Let's look at some definitions:
1. The 16th letter of the Greek alphabet:
2. The ratio of the circumference of a circle divided by the diameter: C/d
3. The area of a unit circle: A=r^2 ,where r=1
4. A trancendental number, approximately 3.14159
5. The first zero of the sine function
Where did it come from? Here are a few highlights of a long and colorful history:
1. The ancient Hebrews knew about the relationship between diameter and circumference: See the Biblical references:
I Kings 7:23 and II Chronicles 4:2.
2. The Rhind papyrus, (ca. 1650 B.C.) gives 3.1604 as the quadrature of the circle.
3. Archimedes (ca. 240 B.C.) was the first known to attempt to compute pi in a scientific way. He found this
approximation: 3 and 10/17 < pi < 3 amd 10/70.
4. A Chinese astronomer thought that pi= 355/113. (ca. 480 AD)
5. Ludolph van Ceulen (1540-1610), a German mathematician, calculated pi to 35 decimal places:
3.14159265358979323846264338327950288. This approximation was engraved on his tombstone!
6. Leonhard Euler adopted the symbol in 1737 and caused its wide usage.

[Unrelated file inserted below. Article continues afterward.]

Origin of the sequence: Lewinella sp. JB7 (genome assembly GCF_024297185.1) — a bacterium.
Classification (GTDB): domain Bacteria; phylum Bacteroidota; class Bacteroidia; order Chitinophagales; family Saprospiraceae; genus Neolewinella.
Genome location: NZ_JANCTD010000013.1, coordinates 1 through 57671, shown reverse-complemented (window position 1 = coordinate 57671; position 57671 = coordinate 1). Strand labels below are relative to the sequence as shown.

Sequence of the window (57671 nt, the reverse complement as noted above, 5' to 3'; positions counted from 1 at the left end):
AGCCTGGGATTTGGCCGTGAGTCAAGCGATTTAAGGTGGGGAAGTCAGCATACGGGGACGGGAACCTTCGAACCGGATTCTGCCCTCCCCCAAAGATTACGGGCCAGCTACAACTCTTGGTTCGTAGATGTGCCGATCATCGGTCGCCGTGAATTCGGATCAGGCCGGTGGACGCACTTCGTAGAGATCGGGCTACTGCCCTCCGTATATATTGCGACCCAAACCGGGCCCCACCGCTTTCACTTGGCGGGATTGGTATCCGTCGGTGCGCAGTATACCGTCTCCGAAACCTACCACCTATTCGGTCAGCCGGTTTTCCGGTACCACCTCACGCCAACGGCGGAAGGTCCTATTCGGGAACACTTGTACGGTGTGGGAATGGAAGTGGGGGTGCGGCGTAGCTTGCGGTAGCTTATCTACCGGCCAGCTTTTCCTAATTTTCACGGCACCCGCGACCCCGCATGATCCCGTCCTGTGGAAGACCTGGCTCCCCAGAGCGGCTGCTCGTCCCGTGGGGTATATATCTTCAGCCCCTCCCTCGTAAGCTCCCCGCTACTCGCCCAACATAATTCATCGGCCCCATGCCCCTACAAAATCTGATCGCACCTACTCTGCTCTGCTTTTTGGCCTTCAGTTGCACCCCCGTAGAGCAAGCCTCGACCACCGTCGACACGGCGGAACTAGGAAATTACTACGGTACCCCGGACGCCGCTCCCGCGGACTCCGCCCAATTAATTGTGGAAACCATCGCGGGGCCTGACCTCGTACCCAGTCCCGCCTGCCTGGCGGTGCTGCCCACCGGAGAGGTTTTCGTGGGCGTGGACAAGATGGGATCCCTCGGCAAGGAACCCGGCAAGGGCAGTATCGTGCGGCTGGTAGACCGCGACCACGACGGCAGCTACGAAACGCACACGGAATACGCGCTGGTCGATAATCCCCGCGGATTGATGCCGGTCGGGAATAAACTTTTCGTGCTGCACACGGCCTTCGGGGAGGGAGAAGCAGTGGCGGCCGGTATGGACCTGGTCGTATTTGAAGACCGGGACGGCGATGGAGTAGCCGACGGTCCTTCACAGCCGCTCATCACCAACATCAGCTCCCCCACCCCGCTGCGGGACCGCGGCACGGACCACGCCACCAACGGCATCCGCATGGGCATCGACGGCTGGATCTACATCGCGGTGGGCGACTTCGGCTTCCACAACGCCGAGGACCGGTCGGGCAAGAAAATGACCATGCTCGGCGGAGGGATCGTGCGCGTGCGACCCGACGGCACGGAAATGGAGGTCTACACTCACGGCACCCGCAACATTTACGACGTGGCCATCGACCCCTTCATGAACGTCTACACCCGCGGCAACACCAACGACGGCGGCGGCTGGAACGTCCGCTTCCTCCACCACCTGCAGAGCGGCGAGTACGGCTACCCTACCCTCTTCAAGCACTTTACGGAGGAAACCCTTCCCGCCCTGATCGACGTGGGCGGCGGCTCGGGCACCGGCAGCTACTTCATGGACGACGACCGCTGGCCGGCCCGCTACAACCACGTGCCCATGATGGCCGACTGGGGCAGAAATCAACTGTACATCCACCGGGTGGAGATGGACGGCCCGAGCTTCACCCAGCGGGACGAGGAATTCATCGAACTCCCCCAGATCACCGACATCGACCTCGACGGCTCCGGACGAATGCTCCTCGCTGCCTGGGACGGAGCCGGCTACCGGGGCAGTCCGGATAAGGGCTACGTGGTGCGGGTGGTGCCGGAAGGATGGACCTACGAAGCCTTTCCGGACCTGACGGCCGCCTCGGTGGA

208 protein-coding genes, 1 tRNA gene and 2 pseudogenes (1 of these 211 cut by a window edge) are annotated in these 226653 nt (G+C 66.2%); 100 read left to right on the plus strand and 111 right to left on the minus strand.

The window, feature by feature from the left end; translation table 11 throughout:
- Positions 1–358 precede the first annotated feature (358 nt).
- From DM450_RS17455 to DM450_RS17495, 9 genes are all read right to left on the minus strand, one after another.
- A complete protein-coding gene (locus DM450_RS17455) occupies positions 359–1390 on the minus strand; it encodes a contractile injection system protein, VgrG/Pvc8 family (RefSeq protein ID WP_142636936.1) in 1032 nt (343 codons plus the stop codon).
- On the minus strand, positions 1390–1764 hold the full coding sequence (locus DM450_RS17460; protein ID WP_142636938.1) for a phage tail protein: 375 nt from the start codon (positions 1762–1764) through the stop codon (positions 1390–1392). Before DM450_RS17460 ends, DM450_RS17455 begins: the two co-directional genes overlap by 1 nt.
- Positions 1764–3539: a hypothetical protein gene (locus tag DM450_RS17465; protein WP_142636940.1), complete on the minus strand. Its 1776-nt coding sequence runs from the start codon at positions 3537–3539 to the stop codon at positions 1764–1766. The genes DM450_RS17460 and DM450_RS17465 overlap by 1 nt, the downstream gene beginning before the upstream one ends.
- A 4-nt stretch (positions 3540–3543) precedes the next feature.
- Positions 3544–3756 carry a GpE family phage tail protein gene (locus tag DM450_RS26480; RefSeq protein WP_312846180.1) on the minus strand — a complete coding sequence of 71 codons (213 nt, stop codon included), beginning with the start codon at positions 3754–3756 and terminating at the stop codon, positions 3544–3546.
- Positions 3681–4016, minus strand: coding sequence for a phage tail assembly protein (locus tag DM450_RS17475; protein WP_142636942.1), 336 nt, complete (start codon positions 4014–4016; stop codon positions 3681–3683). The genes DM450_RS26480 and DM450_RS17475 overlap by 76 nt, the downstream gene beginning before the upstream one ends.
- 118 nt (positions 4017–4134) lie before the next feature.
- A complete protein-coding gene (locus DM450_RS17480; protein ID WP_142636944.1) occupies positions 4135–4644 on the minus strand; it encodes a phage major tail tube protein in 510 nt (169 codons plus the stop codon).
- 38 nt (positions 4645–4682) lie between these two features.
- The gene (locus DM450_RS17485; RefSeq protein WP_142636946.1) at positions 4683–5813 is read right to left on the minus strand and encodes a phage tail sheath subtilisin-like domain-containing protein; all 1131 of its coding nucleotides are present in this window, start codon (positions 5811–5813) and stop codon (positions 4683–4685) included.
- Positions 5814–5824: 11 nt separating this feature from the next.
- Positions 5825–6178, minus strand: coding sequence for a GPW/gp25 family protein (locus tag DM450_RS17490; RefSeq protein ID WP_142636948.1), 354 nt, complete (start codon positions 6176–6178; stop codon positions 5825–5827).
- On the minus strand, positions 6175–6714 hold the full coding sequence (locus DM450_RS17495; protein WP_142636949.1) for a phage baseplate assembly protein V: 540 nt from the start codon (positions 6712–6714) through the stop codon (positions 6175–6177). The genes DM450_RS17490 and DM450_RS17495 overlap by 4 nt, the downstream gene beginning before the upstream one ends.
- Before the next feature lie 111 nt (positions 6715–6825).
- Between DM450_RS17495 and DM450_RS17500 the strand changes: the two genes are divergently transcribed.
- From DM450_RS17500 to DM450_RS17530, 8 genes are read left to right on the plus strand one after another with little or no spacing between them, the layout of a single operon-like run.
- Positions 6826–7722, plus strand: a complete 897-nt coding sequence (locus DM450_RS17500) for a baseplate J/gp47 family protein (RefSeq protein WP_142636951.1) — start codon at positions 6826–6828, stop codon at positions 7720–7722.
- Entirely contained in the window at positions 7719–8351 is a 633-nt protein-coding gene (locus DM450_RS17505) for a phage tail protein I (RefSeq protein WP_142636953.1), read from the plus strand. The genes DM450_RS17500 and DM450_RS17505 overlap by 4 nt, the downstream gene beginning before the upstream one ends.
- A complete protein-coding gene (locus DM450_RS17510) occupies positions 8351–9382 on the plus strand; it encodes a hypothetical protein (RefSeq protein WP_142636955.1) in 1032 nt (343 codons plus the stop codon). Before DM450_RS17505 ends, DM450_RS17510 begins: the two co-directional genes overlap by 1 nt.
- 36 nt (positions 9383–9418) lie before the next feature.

7. In 1761, Johann Lambert, an Alsatian mathematician, proved that is an irrational
8. David and Gregory Chudnovsky calculated over a billion digits of pi in 1989.
Using a graphing calculator or a mathematics program such as Matlab or Algebra Xpressor , we can discover pi for ourselves accurate to as many places as we like. We'll use Algebra Xpressor here. Using the definition of pi as the first zero of the sine function, we'll graph that function.
Notice that the first zero of the function is between 3 and 4. Now we'll zoom in and look a little closer.
Can you see the line crossing the x-axis between 3.1 and 3.2? Zoom in further.
Now we can see that it is just a little more than 3.14. Let's keep zooming in.
It seems the line is between 3.1415 and 3.1420. Keep zooming.
Now the line is very close to 3.1416. Let's try one more zoom.
From this graph we can see that pi is a little more than 3.14159. So we have found pi to five decimal places. This process can be continued to obtain as many decimal places as desired.